Author + information
- Received July 3, 1995
- Revision received October 31, 1995
- Accepted November 10, 1995
- Published online March 15, 1996.
- Shih-Ann Chen, MD1,a,
- Chern-En Chiang, MDa,
- Tsu-Juey Wu, MDa,
- Ching-Tai Tai, MDa,
- Shih-Huang Lee, MD∗,
- Chen-Chuan Cheng, MDa,
- Chuen-Wang Chiou, MDa,
- Kwo-Chang Ueng, MDa,
- Zu-Chi Wen, MDa and
- Mau-Song Chang, MDa
- ↵1Address for correspondence: Dr. Shih-Ann Chem, Division of Cardiology, Department of Medicine, Veterans General Hospital Taipei, 201 See 2 Shih-Pai Road, Taipei, Taiwan, Republic of China.
Objectives. The purpose of this study was to study electrophysiologic characteristics and compare the electrophysiologically guided focal ablation technique and linear ablation technique in patients with common atrial flutter in a prospective randomized fashion.
Background. Catheter ablation of the common atrial flutter circuit can be performed with different techniques. To date, these two techniques have not been compared prospectively in a randomized study.
Methods. Sixty patients with drug-refractory common atrial flutter were randomly assigned to undergo radiofrequency catheter ablation performed with the electrophysiologically guided focal ablation (Group I) or linear ablation technique (Group II). In Group I, radiofrequency energy was delivered to the site characterized by concealed entrainment with a short stimulus-P wave interval (<40 ms) and a postpacing interval equal to the atrial flutter cycle length. In Group II, continuous migratory application of radiofrequency energy was used to create two linear lesions in or around the inferior vena cava-tricuspid ring isthmus. Serial 24-h ambulatory electrocardiographic (Holter) and follow-up electrophysiologic studies were performed to assess recurrence of tachycardia and possible atrial arrhythmogenic effects.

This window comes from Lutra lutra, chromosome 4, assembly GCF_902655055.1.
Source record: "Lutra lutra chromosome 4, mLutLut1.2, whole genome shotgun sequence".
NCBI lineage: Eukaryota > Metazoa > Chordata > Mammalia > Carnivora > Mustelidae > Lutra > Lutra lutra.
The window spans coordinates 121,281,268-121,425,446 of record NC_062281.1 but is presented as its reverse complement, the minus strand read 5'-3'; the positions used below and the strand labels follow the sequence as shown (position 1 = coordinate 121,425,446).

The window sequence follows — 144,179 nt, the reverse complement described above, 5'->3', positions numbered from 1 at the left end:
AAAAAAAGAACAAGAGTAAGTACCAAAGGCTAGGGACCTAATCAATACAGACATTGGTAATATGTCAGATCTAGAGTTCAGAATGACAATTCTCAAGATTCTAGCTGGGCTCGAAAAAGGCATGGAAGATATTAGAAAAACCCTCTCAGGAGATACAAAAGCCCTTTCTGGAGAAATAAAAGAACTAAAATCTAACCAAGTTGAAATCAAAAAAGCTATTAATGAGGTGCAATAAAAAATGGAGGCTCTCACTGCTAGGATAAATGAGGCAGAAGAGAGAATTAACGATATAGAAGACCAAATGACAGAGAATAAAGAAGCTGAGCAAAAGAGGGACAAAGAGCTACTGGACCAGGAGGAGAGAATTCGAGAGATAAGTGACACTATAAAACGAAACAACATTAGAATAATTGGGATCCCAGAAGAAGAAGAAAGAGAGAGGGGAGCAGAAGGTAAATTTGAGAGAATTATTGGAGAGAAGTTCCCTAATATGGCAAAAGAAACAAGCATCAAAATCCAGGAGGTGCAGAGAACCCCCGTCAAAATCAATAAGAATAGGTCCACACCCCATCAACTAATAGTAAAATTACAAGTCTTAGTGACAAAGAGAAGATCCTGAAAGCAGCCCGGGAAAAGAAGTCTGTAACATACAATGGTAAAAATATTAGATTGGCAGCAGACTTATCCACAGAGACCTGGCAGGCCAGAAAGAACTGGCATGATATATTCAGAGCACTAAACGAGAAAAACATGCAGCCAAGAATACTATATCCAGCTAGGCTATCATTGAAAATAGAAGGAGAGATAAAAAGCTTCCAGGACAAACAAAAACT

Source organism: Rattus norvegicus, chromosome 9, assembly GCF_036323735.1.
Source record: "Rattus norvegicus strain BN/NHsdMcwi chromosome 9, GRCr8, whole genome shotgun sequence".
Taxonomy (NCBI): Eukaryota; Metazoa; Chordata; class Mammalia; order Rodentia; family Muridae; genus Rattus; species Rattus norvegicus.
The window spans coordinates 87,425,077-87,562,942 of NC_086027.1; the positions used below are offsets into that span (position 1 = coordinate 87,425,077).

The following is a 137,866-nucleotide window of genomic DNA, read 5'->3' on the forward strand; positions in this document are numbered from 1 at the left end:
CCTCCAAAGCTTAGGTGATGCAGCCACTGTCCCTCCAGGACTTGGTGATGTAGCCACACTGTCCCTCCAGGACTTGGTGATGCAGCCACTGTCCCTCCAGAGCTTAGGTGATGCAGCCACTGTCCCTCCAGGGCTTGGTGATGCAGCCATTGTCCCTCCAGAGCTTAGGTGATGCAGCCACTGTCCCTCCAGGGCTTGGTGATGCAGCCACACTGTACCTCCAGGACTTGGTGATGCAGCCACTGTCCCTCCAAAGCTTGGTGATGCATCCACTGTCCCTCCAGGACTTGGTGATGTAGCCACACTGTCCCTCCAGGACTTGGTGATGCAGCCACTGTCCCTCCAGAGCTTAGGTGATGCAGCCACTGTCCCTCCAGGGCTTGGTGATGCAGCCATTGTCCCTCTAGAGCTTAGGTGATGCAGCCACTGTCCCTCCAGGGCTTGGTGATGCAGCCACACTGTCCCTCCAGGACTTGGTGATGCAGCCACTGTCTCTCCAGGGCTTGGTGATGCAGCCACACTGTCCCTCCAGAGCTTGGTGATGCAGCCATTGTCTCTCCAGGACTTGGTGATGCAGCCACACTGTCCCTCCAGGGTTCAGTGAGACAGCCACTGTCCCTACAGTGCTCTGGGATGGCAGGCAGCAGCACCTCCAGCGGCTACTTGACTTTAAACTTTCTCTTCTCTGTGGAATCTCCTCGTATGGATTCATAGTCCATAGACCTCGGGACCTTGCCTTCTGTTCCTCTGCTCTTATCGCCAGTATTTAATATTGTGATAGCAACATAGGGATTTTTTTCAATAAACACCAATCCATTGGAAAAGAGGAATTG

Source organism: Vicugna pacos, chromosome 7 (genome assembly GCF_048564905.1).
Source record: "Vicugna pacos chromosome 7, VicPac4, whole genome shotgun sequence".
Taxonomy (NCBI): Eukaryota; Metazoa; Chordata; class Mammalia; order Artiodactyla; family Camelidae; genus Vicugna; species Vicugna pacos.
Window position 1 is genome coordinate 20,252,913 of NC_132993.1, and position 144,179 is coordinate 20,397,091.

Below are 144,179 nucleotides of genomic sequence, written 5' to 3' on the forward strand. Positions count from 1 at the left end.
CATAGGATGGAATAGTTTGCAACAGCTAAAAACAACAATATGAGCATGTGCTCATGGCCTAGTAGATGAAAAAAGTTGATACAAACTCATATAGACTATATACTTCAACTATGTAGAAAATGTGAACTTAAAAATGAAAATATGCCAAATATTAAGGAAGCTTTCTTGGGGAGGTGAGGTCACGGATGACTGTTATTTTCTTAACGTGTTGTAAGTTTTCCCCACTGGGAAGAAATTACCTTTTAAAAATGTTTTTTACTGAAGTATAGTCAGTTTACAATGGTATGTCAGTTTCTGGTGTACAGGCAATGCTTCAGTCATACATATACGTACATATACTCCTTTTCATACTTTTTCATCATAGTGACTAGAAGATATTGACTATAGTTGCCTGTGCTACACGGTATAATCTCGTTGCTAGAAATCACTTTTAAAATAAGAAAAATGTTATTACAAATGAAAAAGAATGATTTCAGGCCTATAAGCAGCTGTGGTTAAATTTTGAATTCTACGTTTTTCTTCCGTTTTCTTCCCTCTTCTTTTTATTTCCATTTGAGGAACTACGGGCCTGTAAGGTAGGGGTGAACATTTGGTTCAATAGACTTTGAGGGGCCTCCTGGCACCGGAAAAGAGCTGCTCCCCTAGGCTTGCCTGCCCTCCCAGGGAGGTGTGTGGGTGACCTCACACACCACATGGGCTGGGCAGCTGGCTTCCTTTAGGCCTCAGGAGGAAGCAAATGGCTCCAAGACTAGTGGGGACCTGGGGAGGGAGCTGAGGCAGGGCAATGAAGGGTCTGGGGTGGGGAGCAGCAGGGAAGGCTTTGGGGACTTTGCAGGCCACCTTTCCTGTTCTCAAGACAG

Results. Successful elimination of the flutter circuit was achieved in 28 of 30 patients in Group I and 29 of 30 patients in Group II. More atrial premature beats and episodes of short run atrial tachyarrhythmias in the early period (within 2 weeks) after ablation were found in Group II. Recurrence rate (2 of 28 vs. 3 of 29) and incidence of new sustained atrial tachyarrhythmias (3 of 28 vs. 3 of 29) was similar in the two groups. Occurrence of recurrent atrial flutter and new sustained atrial tachyarrhythmias was related to associated cardiovascular disease and atrial enlargement in both groups. However, in Group II, the procedure time (104 ± 17 vs. 181 ± 29 min, p < 0.01) and radiation time (22 ± 8 vs. 42 ± 13 min, p < 0.01) were significantly shorter than those in Group I.
Conclusions. Radiofrequency ablation of the common atrial flutter circuit was safe and effective with either the electrophysiologically guided focal ablation or linear ablation technique. However, the linear ablation technique was time-saving.
☆ This study was supported in part by Grants NSC 84-2331-B010-018 and NSC 84-2331-B075-004 from the National Science Council and Academia Sinica, Taipei, Taiwan, Republic of China.
- Received July 3, 1995.
- Revision received October 31, 1995.
- Accepted November 10, 1995.